Chuck clears up guilty plea negotiations

Monday, November 20, 2017

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MONTEGO BAY, St James —Justice Minister Delroy Chuck has explained that a lesser sentence is not guaranteed in all circumstances for accused who appear before the court and plead guilty under the new Plea Negotiations Act.

“In exceptional cases, the judge may refuse to grant any discount or reduction, even where the person pleads guilty,” the justice minister pointed out.

“If the person has a criminal record and the case is a particularly bad one, then although there is a plea of guilty, if it would be against the public interest to grant a discount, then the court will not do so.

“In arriving at an appropriate sentence, the court will always look at mitigating and aggravating factors to determine what is appropriate.”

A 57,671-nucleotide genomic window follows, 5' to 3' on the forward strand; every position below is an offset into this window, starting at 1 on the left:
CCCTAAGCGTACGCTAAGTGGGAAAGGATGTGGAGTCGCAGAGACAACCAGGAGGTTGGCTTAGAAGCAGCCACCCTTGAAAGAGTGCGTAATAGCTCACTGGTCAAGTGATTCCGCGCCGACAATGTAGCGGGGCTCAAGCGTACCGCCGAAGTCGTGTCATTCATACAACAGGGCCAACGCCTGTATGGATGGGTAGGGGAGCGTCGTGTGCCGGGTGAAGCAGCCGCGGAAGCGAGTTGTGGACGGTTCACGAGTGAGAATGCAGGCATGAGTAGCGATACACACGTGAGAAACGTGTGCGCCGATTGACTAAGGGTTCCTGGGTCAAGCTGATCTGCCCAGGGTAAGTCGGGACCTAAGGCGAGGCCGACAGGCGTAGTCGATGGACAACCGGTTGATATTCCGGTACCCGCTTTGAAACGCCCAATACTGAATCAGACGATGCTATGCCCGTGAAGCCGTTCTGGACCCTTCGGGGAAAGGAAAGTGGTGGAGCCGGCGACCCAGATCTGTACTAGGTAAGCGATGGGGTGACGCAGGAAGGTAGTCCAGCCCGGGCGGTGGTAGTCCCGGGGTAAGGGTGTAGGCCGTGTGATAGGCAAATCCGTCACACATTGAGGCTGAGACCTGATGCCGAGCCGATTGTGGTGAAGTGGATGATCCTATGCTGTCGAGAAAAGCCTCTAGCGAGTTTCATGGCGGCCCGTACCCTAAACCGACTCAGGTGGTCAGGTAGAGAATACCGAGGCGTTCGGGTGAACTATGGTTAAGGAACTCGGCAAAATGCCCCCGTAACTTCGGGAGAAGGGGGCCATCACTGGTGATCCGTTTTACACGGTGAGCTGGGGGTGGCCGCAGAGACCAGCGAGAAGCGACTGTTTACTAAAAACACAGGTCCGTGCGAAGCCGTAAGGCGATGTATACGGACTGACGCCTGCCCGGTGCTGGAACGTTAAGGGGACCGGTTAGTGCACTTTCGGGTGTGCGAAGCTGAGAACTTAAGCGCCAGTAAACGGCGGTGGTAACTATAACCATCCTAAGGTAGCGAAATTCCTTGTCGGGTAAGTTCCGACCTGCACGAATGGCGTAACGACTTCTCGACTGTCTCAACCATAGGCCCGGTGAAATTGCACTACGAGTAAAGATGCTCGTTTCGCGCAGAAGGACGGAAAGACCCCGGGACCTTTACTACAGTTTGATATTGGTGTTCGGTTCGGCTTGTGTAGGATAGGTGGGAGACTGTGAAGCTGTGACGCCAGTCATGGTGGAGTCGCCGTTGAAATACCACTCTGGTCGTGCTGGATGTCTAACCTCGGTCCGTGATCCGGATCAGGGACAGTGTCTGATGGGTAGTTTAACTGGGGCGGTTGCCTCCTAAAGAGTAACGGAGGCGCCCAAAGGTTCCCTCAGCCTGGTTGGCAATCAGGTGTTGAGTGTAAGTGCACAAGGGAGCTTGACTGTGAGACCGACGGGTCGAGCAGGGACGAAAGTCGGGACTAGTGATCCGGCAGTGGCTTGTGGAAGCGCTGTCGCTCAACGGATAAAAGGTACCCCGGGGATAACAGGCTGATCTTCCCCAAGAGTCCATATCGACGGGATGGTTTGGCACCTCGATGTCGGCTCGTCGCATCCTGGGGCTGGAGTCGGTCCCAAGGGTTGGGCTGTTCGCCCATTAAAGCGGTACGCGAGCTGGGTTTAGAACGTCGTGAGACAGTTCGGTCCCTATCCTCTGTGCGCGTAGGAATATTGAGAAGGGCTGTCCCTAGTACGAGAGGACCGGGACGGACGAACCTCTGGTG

The justice minister, however, noted that the process of “plea negotiation and agreement is critical to the reduction of the backlog and to the criminal justice system itself”.

He alluded to the success of the plea bargaining system in the United States where over 95 per cent of cases are concluded by way of guilty pleas.

“On my visit to Washington in December 2016, we were told by judges there that if they did not have such a high disposal rate by guilty pleas; they could never try all the cases in the courts. We in Jamaica have far less resources; we need to use those resources better,” Chuck argued.

“Plea bargaining enables the court and prosecutors to focus on those matters that must be tried. It is an established principle at common law, used in many other jurisdictions that accused persons are given a discount or reduction in their sentence if they plead guilty.”

He was speaking at the Jamaican Bar Association's (JBA's) 7th annual Weekend Conference held at the Half Moon Hotel in St James, Saturday night.

The Plea Negotiations and Agreements Act, which was passed in June of this year, provides for plea negotiation and agreement.

“A plea of guilty should be treated as a mitigating factor. It not only saves the country the great expense of a lengthy trial but also saves time and the convenience of many, particularly the witnesses,” Chuck remarked.




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